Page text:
Blog Space of Rev. Adrian J. Pratt B.D, pastor at Mount Hebron Presbyterian Church, Ellicott City, MD

Monday, April 20, 2020

Everyday Holiness (by Rev. Becca Crate)

Our online service from this past Sunday at Mount Hebron Presbyterian Church can be found HERE. A transcript of the sermon and prayer is available HERE.

In these difficult days, I like to see what my fellow pastors are writing about. Here's a reflection from Rev. Becca Crate, who is the pastor of Springfield Presbyterian Church, in Sykesville, Maryland.

“As our traditional sacred spaces of sanctuaries and chapels close the doors due to the pandemic, we are called to find a new way to experience the holy. It is in uncertain times like this where we remember again and again that the church is much more than a structure, a building, a place of bricks and mortar. The church is a faithful group of people journeying together, lifting each other up, and learning how to translate what they know of God into their everyday lives.

These three pictures are places in which I have found holiness
 
  
The first image, the isle of Iona, entrench me in reminders of the saints who built an abbey in the 900s, with stone and masonry, leaving something for generations of faithful who would flock to the island. When you turn from this viewpoint, you are surrounded by bare beaches and land untouched, which reminds me of the wonder of God’s creation.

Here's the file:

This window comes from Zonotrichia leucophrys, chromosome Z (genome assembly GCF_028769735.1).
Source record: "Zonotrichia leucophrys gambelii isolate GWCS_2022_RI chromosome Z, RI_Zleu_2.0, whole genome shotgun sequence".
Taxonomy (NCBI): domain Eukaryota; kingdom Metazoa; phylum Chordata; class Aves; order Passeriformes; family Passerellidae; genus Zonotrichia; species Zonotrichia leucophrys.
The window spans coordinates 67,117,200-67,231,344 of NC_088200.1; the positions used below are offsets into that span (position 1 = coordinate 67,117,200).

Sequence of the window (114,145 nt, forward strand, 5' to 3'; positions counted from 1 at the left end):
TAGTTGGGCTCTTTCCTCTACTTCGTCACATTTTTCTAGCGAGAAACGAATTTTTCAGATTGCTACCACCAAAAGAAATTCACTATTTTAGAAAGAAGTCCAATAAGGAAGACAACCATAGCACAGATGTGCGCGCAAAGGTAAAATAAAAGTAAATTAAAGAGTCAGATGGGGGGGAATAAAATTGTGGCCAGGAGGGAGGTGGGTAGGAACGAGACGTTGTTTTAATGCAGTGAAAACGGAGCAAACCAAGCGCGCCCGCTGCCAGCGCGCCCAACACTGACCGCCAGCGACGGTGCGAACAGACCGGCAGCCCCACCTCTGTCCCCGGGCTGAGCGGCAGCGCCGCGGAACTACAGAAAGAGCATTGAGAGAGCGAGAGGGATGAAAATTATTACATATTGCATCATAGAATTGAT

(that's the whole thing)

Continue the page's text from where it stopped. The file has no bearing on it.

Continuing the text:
The second image is an alley in Boston, and even there in the unexpected, we find the sacred. In the dumpsters, the urban landscape, the very grit of people working and living together in tight quarters. It is also an alley in a busy part of the city, so taking a moment to step into the silence and the quiet in the midst of busyness is a reminder for us to sidestep into the holy spaces.


 The third image is my backyard, in rural Maryland, as you look out to my neighbor’s barn, the small stream that runs through the brae, and the sun that beautifully shines on the trees. Overhead there is usually a hawk, sometimes an eagle, and more often then not you find God’s creatures of all kinds in this landscape. This is a reminder that outside my door, if I stand still, the holy and sacred places are right there. 

We may miss the fondness of stained glass windows, of organ pipes, and of pews, but may you know that the holy isn’t entrapped in that place. You can find the holy and sacred wherever you go, if you stop and look and wait and watch. In the green hills, in the breath of the wind, and in the symphony of the city streets, God is waiting. You ultimately have the opportunity to decide what is sacred and what is holy. Go, find the holy and rejoice.”

For some music “When I Look Into Your Holiness.

Let Us Pray: Generous God, I come before You now, seeking Your presence and the comfort of Your Spirit. Lead me, guide me, and turn me towards the sacred and holy, where I experience a joy, a peace, a solace like no other. Amen.

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